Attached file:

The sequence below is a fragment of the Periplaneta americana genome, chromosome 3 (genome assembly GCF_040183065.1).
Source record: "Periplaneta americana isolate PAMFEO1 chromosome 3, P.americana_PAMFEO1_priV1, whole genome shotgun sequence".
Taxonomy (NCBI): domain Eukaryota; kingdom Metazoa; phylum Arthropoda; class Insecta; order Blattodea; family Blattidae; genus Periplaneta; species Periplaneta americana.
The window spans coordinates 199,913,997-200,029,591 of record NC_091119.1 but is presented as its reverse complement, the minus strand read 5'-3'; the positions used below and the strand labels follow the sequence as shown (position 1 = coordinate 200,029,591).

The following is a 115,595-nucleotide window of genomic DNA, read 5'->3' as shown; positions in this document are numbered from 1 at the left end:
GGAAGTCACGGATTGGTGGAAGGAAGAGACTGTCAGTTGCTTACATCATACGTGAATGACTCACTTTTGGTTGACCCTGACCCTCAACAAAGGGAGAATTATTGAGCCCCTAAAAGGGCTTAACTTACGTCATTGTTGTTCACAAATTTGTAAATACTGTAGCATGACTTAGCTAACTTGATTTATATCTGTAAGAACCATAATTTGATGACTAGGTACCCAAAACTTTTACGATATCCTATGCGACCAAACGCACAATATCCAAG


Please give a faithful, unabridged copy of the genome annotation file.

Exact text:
The sequence below is a fragment of the Periplaneta americana genome, chromosome 3 (genome assembly GCF_040183065.1).
Source record: "Periplaneta americana isolate PAMFEO1 chromosome 3, P.americana_PAMFEO1_priV1, whole genome shotgun sequence".
Taxonomy (NCBI): domain Eukaryota; kingdom Metazoa; phylum Arthropoda; class Insecta; order Blattodea; family Blattidae; genus Periplaneta; species Periplaneta americana.
The window spans coordinates 199,913,997-200,029,591 of record NC_091119.1 but is presented as its reverse complement, the minus strand read 5'-3'; the positions used below and the strand labels follow the sequence as shown (position 1 = coordinate 200,029,591).

The following is a 115,595-nucleotide window of genomic DNA, read 5'->3' as shown; positions in this document are numbered from 1 at the left end:
GGAAGTCACGGATTGGTGGAAGGAAGAGACTGTCAGTTGCTTACATCATACGTGAATGACTCACTTTTGGTTGACCCTGACCCTCAACAAAGGGAGAATTATTGAGCCCCTAAAAGGGCTTAACTTACGTCATTGTTGTTCACAAATTTGTAAATACTGTAGCATGACTTAGCTAACTTGATTTATATCTGTAAGAACCATAATTTGATGACTAGGTACCCAAAACTTTTACGATATCCTATGCGACCAAACGCACAATATCCAAG